Also, the phase of deployment can have a variable length of time. For example, in a company located over multiple locations with a high number of systems to patch that is heterogeneous, the deployment activities will be more expensive.
It is easy to understand that the time between the disclosure of Patch and its application in a production environment is the interval in which systems are vulnerable to 1-Day exploits.
ESET has demonstrated how quickly the Blackhole gang can react to the 1-day opportunity:
“There’s intense interest in vulnerability research, with legitimate research seized upon by malware authors for malicious purposes,” David Harley, a senior research fellow and co-author of this research told Infosecurity."
“The increase in volumes of 1-day exploits suggests that even if 0-days research prices itself out of the mass market for exploits, inadequate update/patch take-up among users is leaving plenty of room for exploits of already-patched vulnerabilities (as with the current spate of Tibet attacks).”
Just few minutes after the release of the patches, using binary diffing techniques, researchers and criminals are able to identify the vulnerabilities that have been fixed. The term difference is derived from the name of the command utility used for a comparison of files, in the same manner they are compared with the binary of a system before and after the patch is applied.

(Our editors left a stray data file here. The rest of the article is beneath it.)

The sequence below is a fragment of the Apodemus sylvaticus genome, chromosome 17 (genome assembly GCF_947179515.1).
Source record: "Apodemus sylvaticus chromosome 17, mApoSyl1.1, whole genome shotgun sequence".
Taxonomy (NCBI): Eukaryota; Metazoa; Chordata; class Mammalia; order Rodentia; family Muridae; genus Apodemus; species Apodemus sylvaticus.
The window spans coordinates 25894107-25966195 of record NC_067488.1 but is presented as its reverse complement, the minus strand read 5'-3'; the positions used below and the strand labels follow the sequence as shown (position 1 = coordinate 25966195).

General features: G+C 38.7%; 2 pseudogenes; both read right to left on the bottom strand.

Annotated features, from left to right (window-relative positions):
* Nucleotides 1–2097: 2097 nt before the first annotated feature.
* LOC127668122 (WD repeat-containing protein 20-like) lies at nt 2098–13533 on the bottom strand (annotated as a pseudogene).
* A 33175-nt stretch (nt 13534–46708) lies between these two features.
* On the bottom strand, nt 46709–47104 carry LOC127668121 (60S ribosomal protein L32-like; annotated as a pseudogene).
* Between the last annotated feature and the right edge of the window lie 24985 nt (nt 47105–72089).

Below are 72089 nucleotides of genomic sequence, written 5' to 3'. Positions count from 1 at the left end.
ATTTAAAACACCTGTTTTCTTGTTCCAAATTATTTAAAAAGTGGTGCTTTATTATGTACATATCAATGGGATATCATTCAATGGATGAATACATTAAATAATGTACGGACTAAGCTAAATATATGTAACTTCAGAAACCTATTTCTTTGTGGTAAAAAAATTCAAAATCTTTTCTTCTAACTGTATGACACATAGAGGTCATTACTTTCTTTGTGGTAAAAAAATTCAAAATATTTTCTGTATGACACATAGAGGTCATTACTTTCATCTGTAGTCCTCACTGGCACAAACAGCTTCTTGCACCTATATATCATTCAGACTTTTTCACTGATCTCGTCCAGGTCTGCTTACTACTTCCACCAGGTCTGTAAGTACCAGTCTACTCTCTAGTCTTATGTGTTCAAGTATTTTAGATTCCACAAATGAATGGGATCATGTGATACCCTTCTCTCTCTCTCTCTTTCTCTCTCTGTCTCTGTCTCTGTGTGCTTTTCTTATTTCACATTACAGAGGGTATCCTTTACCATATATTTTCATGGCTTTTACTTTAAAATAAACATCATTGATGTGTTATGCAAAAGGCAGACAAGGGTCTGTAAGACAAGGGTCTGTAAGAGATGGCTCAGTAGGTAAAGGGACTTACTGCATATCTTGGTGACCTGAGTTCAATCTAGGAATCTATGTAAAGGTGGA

This binary diffing techniques are particular efficient against Microsoft's binaries because the company releases patches regularly, and inside the patch it is quite simple to identify the code for the vulnerability because it is usually concentrated in small portion of the binary code.
Today attackers have access to a huge number of tools to identify unknown vulnerabilities just patched, they only need to launch the attacks during the time frame users are applying patches.
During the patch applying time frame, the end users are more vulnerable and can be targeted using 1-day attacks. the most popular frameworks for Binary diffing are DarunGrim2 and Patchdiff2.
In reality, the process of reverse engineering of a patch is still complicated because each of the vendors use different compilers and optimization methods. Remember the case of the mystery related to the source code for Duqu... it was even difficult to understand the programming language used because the developers had adopted a compilation with special options.
The 1-day exploits are real threats that are happening every patch day. Sometimes some people have a different version of product, finding in their binaries vulnerabilities that are fixed silently .
So as the attacking technology improves, the protection techniques need to evolve accordingly, as we already have several anti diffing tools like "Hondon" - but it is also necessary that the major vendors adopt the strongest solution for the patching of their products.
In the meantime, the only guaranteed defense against the 1-day attack is to patch our system before the criminal exploits the vulnerability.
Cross-posted from Security Affairs